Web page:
Atkinson did not have a great year.  He played in 70 games and netted only 13 goals while sporting a career-low 7.4% shooting percentage. It should also be noted that Atkinson did not score after January, and saw his minutes decrease dramatically. After missing a full season due to nerve damage and muscle degradation, it is hard not to look at the season as a success from a human perspective, though I am sure Atkinson, and Tortorella, would view it much more harshly.

Scorers need to score. Offensive players need to put the pucks in the net to be valuable. But Atkinson has more to his game than scoring. Even with hefty goal totals in his past, Atkinson has been a shooter, someone who will put the puck in the net at a high rate. Unlike a pure finisher who operates more like an ambush hunter, seizing the right opportunity and making opponents pay, Atkinson’s game is more territorial, constantly forcing the puck to the offensive end.  He makes use of tenacious forechecking and a high work rate along the boards to force turnovers and take control of the puck.  Atkinson can do more than score goals.

It still appears that Atkinson wants to score goals, it looks like he LOVES scoring goals. Maybe he can’t do it as frequently, but he still gives a great effort on most nights Atkinson kills penalties, blocks shots and typically plays hockey the “right way” according to the Gospel of Tortorella. Atkinson is nearly 35, coming back from a debilitating injury, and may not be at his physical peak. Maybe the issue is Tortorella fails to see or consider that Atkinson has aged. Would Tortorella begrudge one of his older horses if it could not run as fast? Would it be off to the glue factory for Trigger?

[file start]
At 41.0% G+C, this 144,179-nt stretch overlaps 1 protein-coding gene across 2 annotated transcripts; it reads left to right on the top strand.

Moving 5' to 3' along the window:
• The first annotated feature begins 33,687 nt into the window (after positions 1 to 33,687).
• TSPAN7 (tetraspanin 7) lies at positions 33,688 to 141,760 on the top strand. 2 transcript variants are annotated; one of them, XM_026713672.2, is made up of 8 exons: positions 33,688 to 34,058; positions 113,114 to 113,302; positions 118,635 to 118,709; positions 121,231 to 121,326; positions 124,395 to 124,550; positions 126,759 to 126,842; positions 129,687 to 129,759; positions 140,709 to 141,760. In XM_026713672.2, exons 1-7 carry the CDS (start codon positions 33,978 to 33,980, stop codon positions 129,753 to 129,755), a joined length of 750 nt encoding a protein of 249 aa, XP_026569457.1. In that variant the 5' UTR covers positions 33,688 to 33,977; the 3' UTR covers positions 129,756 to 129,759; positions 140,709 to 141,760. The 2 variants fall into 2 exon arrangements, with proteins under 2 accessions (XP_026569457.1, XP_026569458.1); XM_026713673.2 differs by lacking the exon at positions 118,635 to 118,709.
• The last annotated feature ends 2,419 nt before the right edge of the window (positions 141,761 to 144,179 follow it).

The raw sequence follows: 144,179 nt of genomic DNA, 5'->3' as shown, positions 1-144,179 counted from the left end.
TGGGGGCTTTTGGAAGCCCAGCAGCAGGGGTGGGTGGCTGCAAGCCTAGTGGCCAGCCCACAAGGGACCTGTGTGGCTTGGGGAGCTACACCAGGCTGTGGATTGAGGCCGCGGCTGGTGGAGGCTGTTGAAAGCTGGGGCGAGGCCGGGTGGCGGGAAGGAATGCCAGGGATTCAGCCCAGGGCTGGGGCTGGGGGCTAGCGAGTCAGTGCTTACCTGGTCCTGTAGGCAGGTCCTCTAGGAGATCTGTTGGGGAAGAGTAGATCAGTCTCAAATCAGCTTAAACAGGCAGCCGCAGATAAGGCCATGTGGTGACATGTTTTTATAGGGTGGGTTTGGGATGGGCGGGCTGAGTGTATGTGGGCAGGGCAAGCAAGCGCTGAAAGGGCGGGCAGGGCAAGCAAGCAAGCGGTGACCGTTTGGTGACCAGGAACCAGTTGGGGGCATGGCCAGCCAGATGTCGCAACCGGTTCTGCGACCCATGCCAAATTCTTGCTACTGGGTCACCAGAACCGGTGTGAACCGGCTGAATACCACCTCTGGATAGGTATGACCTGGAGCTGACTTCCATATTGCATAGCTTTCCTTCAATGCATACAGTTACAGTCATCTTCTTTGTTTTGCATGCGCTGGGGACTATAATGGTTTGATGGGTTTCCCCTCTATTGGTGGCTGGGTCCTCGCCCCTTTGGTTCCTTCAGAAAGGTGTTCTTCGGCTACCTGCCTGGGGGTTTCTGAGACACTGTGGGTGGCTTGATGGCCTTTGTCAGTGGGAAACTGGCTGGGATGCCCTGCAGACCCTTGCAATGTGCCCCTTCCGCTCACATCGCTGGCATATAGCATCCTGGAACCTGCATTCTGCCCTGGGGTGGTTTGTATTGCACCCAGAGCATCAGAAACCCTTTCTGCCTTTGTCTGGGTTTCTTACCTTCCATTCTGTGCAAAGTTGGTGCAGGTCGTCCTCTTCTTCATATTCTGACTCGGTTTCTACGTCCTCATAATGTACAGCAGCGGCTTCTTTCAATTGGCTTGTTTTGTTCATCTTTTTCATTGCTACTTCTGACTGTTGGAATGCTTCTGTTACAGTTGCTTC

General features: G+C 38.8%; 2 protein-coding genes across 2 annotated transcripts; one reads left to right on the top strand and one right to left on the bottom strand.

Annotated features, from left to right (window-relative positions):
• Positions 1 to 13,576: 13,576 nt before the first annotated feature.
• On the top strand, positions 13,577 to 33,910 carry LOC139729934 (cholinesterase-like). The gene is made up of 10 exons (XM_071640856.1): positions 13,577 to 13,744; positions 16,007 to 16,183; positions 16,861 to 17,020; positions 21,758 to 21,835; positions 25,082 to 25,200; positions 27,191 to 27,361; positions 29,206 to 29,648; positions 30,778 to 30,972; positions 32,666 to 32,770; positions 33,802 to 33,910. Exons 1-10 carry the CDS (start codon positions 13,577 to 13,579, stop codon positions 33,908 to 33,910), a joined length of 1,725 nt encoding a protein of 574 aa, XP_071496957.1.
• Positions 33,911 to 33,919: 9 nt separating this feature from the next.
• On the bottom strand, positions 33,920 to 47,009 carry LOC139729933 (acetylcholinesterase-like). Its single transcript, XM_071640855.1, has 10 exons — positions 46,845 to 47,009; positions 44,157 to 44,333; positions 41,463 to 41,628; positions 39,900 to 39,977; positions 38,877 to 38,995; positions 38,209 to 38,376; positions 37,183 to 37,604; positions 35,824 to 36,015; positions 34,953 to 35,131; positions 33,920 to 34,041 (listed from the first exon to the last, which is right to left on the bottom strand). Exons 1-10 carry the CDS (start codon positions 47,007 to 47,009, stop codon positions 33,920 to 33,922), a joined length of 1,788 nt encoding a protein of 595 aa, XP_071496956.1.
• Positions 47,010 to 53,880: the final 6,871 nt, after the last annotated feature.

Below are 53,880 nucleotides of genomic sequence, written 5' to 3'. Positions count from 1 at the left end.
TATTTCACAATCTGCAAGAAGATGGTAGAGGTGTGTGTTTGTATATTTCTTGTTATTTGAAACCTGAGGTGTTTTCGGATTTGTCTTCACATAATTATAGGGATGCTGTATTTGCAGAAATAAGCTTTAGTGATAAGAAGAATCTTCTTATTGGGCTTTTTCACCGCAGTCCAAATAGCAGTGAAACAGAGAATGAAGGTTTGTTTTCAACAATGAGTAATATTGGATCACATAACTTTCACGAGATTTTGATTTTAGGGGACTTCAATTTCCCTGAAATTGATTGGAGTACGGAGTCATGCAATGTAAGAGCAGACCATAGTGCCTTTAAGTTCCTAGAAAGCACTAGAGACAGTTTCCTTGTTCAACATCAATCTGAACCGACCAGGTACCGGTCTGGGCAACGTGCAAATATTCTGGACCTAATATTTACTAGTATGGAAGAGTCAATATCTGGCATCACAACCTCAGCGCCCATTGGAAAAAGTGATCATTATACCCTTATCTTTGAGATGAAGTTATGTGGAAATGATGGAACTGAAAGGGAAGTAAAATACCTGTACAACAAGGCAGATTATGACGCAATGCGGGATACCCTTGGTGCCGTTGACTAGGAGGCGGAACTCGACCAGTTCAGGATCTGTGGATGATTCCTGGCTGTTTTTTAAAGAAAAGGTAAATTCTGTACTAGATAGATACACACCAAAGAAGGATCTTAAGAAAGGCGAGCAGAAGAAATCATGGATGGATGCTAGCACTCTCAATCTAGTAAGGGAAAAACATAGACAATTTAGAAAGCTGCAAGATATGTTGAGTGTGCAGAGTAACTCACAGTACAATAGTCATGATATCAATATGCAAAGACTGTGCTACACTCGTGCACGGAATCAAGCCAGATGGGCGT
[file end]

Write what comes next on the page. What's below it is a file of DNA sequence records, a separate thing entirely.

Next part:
This is not an Atkinson problem or even an Atkinson/Tortorella problem. This is squarely a Tortorella issue. Maybe he expected that Atkinson would score 25 goals, but is that Atkinson’s fault?  Maybe the coach was asking for what could not be done. Maybe Tortorella should evaluate, recalibrate, and ultimately take responsibility for the player’s “shortcoming”. He is the coach. Would a good coach expect a 2019 Cam Atkinson in 2023? Would a good coach blame the player when the coach made a bad evaluation or set the bar too high? When asking a guy to “play better”, it is not much different than asking him to play like he was at his peak, or when he was younger and not as injured. That is not coaching. 

Atkinson is still a good player who could help teams as a guy who could play up and down the lineup and on special teams. Gifting him for a low pick while eating his salary because he is not the player he was eight years ago is ridiculous. Doing it because he is not the player John Tortorella thinks he is in his mind is even worse. The best thing for the Flyers would be to get Atkinson happy and playing decent minutes again. It is Tortorella’s job to do just that.